Bright Man Pleads Guilty To Two Counts Of Burglary Charges

Under the plea agreement, Raftery pled guilty to two counts of Burglary and will serve the maximum sentence of 12 years.

Kevin R. Raftery. Photo by Dearborn County Jail.

(Lawrenceburg, Ind.) - A Bright man has plead Guilty but Mentally Ill to multiple charges stemming from incidents dating back to last August. 

On Tuesday, June 30, Kevin R. Raftery, 29, entered the plea agreement in the Dearborn Superior Court #1 on two counts of Burglary (Level 4 Felony).

Police first learned of issues surrounding Raftery when a call was made in the summer of 2019 by his ex-girlfriend's mother saying that she believed the 29-year-old was stalking her daughter and breaking into their Hidden Valley home. It was also reported that for several months the family noticed items throughout their home being moved and messages written by the suspect on a white board in the basement. 

According to the probable cause affidavit from August 2019, the victim's family was leaving for a vacation when an item was forgotten and the family returned to the home to find Raftery driving away from their residence. The victim then entered the home to find a space heater placed face down on a pile of clothes. She explained that the clothes smelled as if they were burning and hot to touch. 

On September 2, 2019, the victim's mother contacted Hidden Valley Lake Reserve Deputy Dominick Wilko around 2:30 a.m. to report a person on her property "messing with the front door." A surveillance video showed a subject taking the camera down and removing the batteries in an attempt to disable it.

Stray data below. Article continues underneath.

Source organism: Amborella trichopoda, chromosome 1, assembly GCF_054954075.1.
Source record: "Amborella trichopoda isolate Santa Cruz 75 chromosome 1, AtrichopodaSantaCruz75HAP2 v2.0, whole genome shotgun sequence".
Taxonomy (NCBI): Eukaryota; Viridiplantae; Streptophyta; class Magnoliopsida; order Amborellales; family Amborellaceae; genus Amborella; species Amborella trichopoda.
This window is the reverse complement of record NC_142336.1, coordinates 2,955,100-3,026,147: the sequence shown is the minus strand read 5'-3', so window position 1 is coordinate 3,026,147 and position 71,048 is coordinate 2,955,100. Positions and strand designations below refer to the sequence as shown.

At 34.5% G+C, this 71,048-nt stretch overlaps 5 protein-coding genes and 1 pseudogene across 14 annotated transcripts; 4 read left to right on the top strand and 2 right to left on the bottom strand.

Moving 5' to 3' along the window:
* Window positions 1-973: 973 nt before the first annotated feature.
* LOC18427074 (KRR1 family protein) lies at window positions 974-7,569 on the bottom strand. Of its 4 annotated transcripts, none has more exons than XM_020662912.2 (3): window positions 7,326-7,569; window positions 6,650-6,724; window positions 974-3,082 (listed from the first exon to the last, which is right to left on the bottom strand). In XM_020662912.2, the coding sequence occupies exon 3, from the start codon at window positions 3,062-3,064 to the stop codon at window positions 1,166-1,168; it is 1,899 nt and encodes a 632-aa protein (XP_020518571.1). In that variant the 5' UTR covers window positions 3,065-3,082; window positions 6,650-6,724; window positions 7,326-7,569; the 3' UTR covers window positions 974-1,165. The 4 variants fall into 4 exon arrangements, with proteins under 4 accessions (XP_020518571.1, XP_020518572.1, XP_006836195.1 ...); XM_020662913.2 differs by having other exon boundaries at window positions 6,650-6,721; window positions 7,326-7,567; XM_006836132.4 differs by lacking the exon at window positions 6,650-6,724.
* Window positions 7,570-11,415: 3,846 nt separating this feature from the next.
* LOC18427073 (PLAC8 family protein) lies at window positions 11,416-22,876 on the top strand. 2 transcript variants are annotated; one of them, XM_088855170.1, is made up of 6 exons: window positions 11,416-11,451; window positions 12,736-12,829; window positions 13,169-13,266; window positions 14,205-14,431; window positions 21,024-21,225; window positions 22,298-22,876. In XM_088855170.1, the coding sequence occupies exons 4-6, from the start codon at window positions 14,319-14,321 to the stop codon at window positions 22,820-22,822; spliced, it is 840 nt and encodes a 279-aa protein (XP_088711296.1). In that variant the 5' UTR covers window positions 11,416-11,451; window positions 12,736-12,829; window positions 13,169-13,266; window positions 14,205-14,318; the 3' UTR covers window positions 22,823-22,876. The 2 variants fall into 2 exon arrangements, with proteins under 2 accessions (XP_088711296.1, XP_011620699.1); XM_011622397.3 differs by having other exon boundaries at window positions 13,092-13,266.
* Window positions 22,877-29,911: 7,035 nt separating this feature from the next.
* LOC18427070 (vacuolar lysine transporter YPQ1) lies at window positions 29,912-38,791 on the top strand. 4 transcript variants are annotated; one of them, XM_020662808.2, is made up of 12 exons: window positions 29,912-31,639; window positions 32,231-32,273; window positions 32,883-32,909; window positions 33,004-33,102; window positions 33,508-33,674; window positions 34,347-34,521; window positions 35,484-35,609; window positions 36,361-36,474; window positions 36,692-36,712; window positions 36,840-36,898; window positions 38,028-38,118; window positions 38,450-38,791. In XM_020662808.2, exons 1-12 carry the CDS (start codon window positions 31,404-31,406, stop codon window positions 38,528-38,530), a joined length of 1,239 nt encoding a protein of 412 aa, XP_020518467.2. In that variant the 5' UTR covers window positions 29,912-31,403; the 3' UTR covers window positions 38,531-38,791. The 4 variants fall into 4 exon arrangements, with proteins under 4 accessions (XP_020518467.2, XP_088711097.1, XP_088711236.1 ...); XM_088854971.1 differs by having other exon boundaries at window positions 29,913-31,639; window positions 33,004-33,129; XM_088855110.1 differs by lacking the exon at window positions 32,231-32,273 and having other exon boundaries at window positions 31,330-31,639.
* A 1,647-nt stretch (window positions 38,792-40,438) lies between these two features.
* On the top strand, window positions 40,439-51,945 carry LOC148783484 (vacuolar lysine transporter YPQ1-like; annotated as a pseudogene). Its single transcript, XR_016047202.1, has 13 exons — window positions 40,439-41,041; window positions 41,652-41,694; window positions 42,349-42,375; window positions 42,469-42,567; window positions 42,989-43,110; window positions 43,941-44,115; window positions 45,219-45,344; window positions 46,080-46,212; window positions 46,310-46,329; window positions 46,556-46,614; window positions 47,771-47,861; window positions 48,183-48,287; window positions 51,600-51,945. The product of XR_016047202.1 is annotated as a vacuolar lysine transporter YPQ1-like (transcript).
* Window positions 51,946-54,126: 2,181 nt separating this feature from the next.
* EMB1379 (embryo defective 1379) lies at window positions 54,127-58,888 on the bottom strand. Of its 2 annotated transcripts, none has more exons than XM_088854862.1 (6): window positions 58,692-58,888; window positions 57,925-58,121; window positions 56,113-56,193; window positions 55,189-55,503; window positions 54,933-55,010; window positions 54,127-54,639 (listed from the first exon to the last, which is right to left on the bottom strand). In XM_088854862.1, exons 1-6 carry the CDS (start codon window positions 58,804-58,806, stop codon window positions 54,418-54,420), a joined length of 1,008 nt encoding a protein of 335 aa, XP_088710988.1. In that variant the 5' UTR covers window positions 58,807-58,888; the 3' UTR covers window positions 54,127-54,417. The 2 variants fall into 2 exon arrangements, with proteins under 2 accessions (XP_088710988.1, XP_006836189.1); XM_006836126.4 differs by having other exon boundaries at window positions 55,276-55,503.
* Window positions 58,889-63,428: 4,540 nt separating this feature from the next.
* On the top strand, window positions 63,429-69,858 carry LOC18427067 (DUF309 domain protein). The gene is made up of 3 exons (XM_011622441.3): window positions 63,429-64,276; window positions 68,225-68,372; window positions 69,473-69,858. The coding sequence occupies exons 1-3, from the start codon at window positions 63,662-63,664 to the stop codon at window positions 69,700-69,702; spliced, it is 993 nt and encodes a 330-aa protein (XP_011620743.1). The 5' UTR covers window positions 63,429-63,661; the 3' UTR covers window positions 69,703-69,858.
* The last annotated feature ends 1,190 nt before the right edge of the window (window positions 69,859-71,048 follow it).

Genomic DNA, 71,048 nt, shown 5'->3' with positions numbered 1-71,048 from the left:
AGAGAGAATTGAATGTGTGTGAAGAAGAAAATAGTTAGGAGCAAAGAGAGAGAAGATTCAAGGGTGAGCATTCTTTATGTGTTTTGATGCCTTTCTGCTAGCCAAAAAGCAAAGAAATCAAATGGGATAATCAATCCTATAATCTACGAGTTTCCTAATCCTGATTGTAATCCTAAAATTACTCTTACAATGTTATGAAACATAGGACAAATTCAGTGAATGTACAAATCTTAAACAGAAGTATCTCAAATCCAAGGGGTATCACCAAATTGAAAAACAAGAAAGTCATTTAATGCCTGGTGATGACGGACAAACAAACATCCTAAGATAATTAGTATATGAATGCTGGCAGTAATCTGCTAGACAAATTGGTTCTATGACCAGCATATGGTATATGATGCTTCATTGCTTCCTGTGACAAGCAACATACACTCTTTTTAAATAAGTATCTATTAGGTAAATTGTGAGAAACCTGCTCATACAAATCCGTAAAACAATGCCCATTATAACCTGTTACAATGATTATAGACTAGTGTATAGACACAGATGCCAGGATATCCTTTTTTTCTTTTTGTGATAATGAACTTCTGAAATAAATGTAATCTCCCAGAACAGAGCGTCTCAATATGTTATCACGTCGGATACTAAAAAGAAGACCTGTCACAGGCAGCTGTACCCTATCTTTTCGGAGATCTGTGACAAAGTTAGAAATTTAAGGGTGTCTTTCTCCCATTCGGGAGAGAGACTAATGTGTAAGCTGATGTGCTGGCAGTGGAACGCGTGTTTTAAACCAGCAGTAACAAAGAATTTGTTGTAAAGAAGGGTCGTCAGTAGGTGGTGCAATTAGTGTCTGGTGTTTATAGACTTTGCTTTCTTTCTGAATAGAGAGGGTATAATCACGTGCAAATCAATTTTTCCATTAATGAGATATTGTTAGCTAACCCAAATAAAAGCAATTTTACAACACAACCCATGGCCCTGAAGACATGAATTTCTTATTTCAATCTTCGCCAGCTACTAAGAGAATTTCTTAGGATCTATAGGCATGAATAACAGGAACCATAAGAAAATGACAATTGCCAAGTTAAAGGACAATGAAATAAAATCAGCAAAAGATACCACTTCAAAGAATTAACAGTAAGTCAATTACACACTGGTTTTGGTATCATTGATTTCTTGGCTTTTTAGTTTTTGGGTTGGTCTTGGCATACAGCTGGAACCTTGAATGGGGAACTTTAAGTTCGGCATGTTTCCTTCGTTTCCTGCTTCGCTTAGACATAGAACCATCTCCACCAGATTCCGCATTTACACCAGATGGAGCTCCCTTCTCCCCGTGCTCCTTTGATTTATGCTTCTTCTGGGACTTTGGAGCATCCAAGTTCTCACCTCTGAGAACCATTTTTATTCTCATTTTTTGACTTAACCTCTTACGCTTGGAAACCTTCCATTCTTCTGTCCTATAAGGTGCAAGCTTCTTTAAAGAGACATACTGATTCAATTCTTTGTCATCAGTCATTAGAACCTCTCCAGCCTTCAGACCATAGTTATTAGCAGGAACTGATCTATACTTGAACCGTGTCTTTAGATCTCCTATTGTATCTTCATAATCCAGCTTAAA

The next day around 12:54 a.m., the victim's mother once again contacted Deputy Wilko about a possible ongoing break in. At the time, extra patrols had been put in place due to the harassment by Raftery. Deputy Wilko was in the immediate area when the call was received. The mother told officers that she could see a person inside the home heading towards the garage through the surveillance system. When Deputy Wiko made his way to the home, he confirmed a male subject with a flashlight in the garage. 

Deputy Wilko stayed on the phone with the mother while waiting for back up from other officers. While waiting for additional officers, the subject re-entered the home and headed to the basement where he made an escape. 

Both the victim and her mother were able to identify Raftery through camera footage by his height, weight, posture, facial structure, clothing, and common accessories. The subject in the footage matched the description of the subject in the garage.

Earlier this year, charges were filed against Raftery in Dearborn Superior Court. Police were unable to contact Raftery at his Crescent Springs, Kentucky apartment. While waiting for the suspect to leave his apartment, officers received a call from the Dearbon County Communications Dispatch advising they had received a call from a behavior center regarding Raftery. 

The center informed officers that Raftery reported to their facility and stated that he was experiencing "homicidal ideations" of killing his ex-girlfriend and her current boyfriend. Raftery was placed on a 72-hour hold at the facility. 

Kentucky police assisted the Dearborn County Sheriff's Department Detectives in obtaining and executing a search warrant for Raftery's apartment. During the search, detectives had found multiple items previously reported stolen by the victim's family. 

Following Raftery's 72-hour hold, he was arrested. 

Under the plea agreement, Raftery pled guilty to two counts of Burglary. Raftery must serve the maximum sentence of 12 years, 6 years per each count, in the Indiana Department of Correction.

Raftery will be eligible for mental health treatment while incarcerated and receive credit for time served, as well as good time credit. 

"Mr. Raftery pled guilty but mentally ill and accepted a plea agreement to the maximum sentence permitted under the law," says Prosecutor Lynn Deddens. "This result is ultimately the best outcome for the victims and permits the offender to receive the mental health treatment through the Department of Corrections. This is a case that could have ended tragically, thankfully that is not the case."

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